Make-or-break testing to begin on Confederation Line

Ottawa's Confederation Line is about to undergo a series of tests that could make or break its Nov. 2 deadline, and transportation manager John Manconi told city councillors he won't be confident about the new LRT system's launch until those tests are passed.

Software behind automated system from same contractor responsible for major delays in Edmonton

The city hopes to get the Confederation Line rolling in November, once extensive testing is complete. (City of Ottawa)

Ottawa's Confederation Line is about to undergo a series of tests that could make or break its Nov. 2 deadline, and transportation manager John Manconi told city councillors he won't be confident about the new LRT system's launch until those tests are passed.

Manconi told the city's finance and economic development committee Tuesday he's not concerned about meeting construction deadlines, but about whether the trains will run properly on the automated system.

"They have to stop in the exact same spot thousands of times a day," Manconi said.

The automated system allows the trains to essentially drive themselves, with an operator in the cab in case of emergencies.

Until now the contractor building the line, Rideau Transit Group (RTG), has only been able to perform limited testing on the software that tells the trains when to stop.

That's because the tracks haven't all been laid.
The concrete lining of the LRT tunnel under Ottawa's downtown was recently completed, and work continues to finish laying the track. (City of Ottawa)

Manconi told councillors he'll stop worrying when RTG proves the signalling system works.

Major delays in Edmonton

Ottawa's software is being provided by Thales Canada, the same company that designed the much-maligned automated system for Edmonton's 5-kilometre Metro LRT line.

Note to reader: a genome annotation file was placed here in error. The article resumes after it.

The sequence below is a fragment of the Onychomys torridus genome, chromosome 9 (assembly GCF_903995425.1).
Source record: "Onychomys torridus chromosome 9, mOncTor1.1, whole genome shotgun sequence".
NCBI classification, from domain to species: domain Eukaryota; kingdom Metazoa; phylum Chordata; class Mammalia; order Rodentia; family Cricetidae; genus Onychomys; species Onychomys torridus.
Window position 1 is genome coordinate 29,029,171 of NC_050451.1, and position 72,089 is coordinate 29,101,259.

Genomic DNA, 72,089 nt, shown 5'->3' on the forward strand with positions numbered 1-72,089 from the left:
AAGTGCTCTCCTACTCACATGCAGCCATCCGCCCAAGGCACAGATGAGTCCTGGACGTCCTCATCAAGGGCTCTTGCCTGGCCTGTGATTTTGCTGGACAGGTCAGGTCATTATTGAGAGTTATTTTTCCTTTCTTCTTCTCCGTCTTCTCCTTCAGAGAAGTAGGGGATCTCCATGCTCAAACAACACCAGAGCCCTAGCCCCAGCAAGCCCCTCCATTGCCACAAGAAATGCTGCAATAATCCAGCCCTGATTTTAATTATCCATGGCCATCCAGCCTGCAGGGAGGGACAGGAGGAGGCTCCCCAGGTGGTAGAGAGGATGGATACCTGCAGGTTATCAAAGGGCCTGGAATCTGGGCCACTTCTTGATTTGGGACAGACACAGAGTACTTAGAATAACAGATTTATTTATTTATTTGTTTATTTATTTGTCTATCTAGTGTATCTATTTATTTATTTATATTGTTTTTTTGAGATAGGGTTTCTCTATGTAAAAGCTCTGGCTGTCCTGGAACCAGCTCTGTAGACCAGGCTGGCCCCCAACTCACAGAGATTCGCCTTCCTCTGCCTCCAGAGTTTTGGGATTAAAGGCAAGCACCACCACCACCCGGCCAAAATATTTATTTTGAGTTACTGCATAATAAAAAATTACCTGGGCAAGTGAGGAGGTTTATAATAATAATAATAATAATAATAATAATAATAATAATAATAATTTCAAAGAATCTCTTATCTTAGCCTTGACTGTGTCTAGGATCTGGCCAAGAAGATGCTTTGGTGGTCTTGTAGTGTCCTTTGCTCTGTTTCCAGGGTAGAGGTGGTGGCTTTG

In that city, the line is now four years behind schedule because the signalling software still doesn't function as advertised.

Ottawa's line is less complex than Edmonton's since it doesn't cross any roads or existing rail lines.

The city is keeping a keen eye on three key milestones that will prove how well the system works, Manconi said.
Transportation manager John Manconi said he'll feel more confident once Rideau Transit Group is able to prove the signalling software works. (CBC)

First, a train needs to pass through the underground tunnel. The track is completed on the westbound side of the tunnel, but only about half has been laid on the eastbound side.

Next, Manconi wants to see three trains run in automated mode at the same time. Eventually all 34 trains will operate on the software.

Finally RTG will need to show the line works from one end to the other. The contractor hopes to finish laying the track this spring so that testing can begin.

The city hopes to put as many kilometres on the trains as possible before the line opens to the public.

If all goes well, the city plans to allow passengers aboard some time in November 2018.